The age of the cyborg is one step closer today after a team of scientists and engineers connected a human being to a computer by inserting electrodes through the veins.
The electronic interface used a stent – a tiny expandable tube of the kind often used in heart surgery – to pass the wires into the body.
These electrodes picked up the tiny electrical signals generated by the nervous system when a person thinks about moving and passed these signals to a computer.
The two patients in the trial both suffer from the degenerative neurological condition amyotrophic lateral sclerosis (ALS) – often called Motor Neurone Disease, or Lou Gehrig's disease in America.
For the trial, reports the Journal of Noninterventional Surgery, the test subjects simply thought about a variety of different motions and the various subtly differing impulses were then sent wirelessly, through an infrared transmitter, to a computer which used a machine-learning algorithm to convert these impulses into a set of controls for a computer mouse.
Used in combination with an eye-tracker for cursor navigation, the trial subjects successfully used an unmodified version of the Windows 10 operating system control to perform a number of essential day-to-day tasks.
Both participants went home with the interface fitted and successfully sent text messages, did their online shopping and logged into their internet banking systems.
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"Self-expanding stent technology has been well demonstrated in both cardiac and neurological applications to treat other diseases. We just use that feature and put electrodes on top of the stent," explains Thomas Oxley, CEO of Synchron, a company that aims to develop the technology for commercial applications.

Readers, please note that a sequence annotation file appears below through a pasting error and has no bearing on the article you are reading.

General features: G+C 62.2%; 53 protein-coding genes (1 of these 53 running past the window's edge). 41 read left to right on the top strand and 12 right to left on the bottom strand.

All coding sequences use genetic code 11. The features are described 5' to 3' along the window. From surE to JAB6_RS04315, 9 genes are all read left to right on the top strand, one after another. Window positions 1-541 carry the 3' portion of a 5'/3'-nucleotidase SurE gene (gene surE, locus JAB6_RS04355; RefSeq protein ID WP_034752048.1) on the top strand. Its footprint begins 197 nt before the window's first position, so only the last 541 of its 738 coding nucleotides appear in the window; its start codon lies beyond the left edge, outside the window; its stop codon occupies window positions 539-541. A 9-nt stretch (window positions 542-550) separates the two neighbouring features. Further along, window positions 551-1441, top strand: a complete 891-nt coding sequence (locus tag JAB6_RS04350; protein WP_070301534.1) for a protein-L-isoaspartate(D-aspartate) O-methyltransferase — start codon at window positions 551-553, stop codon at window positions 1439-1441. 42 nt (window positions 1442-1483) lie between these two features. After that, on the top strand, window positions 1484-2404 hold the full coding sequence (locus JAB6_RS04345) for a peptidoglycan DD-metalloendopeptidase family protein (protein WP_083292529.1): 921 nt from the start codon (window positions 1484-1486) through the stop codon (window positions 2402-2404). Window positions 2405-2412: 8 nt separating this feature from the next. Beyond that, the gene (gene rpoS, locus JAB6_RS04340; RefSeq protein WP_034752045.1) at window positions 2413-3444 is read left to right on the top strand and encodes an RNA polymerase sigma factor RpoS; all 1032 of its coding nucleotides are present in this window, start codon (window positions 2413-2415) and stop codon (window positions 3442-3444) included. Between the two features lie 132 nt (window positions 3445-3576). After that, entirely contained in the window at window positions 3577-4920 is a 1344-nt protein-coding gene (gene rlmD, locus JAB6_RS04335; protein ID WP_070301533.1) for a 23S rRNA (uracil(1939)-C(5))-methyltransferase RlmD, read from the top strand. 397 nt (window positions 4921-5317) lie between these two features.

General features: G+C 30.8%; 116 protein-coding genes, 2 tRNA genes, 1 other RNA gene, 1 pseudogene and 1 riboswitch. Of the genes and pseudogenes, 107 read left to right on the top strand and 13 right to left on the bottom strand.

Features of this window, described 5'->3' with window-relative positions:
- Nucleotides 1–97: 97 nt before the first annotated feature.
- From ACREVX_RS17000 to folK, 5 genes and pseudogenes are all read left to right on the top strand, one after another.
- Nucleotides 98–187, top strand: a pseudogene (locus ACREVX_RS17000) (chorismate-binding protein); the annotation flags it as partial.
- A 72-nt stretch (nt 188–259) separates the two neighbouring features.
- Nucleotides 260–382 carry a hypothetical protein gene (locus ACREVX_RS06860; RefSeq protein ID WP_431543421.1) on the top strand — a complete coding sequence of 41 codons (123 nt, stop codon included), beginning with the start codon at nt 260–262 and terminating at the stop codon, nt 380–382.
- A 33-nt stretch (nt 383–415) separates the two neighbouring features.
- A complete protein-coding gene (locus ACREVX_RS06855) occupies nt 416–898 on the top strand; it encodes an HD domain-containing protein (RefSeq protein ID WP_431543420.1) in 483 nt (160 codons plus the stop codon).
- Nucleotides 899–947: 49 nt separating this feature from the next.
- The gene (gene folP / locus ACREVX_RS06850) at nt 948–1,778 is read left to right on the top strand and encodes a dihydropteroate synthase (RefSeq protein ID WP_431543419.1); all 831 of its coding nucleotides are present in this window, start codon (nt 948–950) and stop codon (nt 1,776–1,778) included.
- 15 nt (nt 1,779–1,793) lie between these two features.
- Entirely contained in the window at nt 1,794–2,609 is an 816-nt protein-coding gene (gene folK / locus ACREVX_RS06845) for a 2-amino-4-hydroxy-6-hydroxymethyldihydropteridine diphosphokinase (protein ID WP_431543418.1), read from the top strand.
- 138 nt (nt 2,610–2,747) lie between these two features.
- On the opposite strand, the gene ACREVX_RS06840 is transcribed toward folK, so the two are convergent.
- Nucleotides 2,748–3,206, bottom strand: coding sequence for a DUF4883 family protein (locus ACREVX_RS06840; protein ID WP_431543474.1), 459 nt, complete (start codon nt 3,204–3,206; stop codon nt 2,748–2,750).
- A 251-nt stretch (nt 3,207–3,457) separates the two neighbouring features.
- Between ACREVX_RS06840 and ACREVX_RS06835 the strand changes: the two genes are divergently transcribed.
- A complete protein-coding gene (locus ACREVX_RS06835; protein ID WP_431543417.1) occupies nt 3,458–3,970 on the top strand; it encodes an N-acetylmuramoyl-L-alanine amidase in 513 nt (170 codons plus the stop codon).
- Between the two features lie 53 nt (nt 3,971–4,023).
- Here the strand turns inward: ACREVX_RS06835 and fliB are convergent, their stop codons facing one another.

He says that the "self-expanding monolithic thin-film stent-electrode array” technology is basically plug and play, and requires only a short stay in hospital to fit.
In the future, people with severe neurological conditions such as ALS or Parkinson's may be able to control remote manipulators or even complete exoskeletons using this vein interface.
And the potential applications of the technology are not purely medical.
The preliminary studies were financially supported by a number of agencies, including the Microsystems Technology Office at the US Defence Advanced Projects Agency (DARPA), Office of Naval Research, US Department of Defence.
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